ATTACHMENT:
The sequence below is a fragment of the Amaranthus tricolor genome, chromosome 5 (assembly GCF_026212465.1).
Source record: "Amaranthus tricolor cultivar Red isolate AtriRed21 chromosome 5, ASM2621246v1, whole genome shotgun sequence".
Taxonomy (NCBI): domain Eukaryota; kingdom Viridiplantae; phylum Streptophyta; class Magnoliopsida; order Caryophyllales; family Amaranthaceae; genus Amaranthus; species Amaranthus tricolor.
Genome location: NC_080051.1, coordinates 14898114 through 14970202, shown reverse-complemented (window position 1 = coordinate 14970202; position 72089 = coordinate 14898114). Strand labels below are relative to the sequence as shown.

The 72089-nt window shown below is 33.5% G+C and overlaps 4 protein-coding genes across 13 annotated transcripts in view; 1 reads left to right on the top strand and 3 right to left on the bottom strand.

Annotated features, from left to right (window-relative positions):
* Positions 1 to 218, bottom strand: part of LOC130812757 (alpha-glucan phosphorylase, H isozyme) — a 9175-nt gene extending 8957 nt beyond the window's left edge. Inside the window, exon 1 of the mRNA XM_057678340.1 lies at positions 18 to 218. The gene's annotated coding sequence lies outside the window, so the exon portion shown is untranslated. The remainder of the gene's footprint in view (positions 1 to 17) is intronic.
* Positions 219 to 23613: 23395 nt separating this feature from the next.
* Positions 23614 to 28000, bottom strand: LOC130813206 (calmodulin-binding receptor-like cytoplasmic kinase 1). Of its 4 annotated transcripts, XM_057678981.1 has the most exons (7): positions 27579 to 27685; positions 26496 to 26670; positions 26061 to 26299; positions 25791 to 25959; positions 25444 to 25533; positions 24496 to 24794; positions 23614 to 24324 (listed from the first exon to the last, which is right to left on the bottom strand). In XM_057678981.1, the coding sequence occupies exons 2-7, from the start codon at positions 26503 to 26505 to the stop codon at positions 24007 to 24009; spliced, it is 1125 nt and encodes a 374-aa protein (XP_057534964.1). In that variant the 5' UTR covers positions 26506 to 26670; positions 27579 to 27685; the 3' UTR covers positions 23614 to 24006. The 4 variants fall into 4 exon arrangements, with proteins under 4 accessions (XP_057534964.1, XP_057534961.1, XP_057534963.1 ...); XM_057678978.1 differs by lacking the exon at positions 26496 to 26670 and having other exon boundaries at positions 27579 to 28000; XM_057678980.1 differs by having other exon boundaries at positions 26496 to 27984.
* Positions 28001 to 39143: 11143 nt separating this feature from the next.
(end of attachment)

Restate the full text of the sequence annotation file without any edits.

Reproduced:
The sequence below is a fragment of the Amaranthus tricolor genome, chromosome 5 (assembly GCF_026212465.1).
Source record: "Amaranthus tricolor cultivar Red isolate AtriRed21 chromosome 5, ASM2621246v1, whole genome shotgun sequence".
Taxonomy (NCBI): domain Eukaryota; kingdom Viridiplantae; phylum Streptophyta; class Magnoliopsida; order Caryophyllales; family Amaranthaceae; genus Amaranthus; species Amaranthus tricolor.
Genome location: NC_080051.1, coordinates 14898114 through 14970202, shown reverse-complemented (window position 1 = coordinate 14970202; position 72089 = coordinate 14898114). Strand labels below are relative to the sequence as shown.

The 72089-nt window shown below is 33.5% G+C and overlaps 4 protein-coding genes across 13 annotated transcripts in view; 1 reads left to right on the top strand and 3 right to left on the bottom strand.

Annotated features, from left to right (window-relative positions):
* Positions 1 to 218, bottom strand: part of LOC130812757 (alpha-glucan phosphorylase, H isozyme) — a 9175-nt gene extending 8957 nt beyond the window's left edge. Inside the window, exon 1 of the mRNA XM_057678340.1 lies at positions 18 to 218. The gene's annotated coding sequence lies outside the window, so the exon portion shown is untranslated. The remainder of the gene's footprint in view (positions 1 to 17) is intronic.
* Positions 219 to 23613: 23395 nt separating this feature from the next.
* Positions 23614 to 28000, bottom strand: LOC130813206 (calmodulin-binding receptor-like cytoplasmic kinase 1). Of its 4 annotated transcripts, XM_057678981.1 has the most exons (7): positions 27579 to 27685; positions 26496 to 26670; positions 26061 to 26299; positions 25791 to 25959; positions 25444 to 25533; positions 24496 to 24794; positions 23614 to 24324 (listed from the first exon to the last, which is right to left on the bottom strand). In XM_057678981.1, the coding sequence occupies exons 2-7, from the start codon at positions 26503 to 26505 to the stop codon at positions 24007 to 24009; spliced, it is 1125 nt and encodes a 374-aa protein (XP_057534964.1). In that variant the 5' UTR covers positions 26506 to 26670; positions 27579 to 27685; the 3' UTR covers positions 23614 to 24006. The 4 variants fall into 4 exon arrangements, with proteins under 4 accessions (XP_057534964.1, XP_057534961.1, XP_057534963.1 ...); XM_057678978.1 differs by lacking the exon at positions 26496 to 26670 and having other exon boundaries at positions 27579 to 28000; XM_057678980.1 differs by having other exon boundaries at positions 26496 to 27984.
* Positions 28001 to 39143: 11143 nt separating this feature from the next.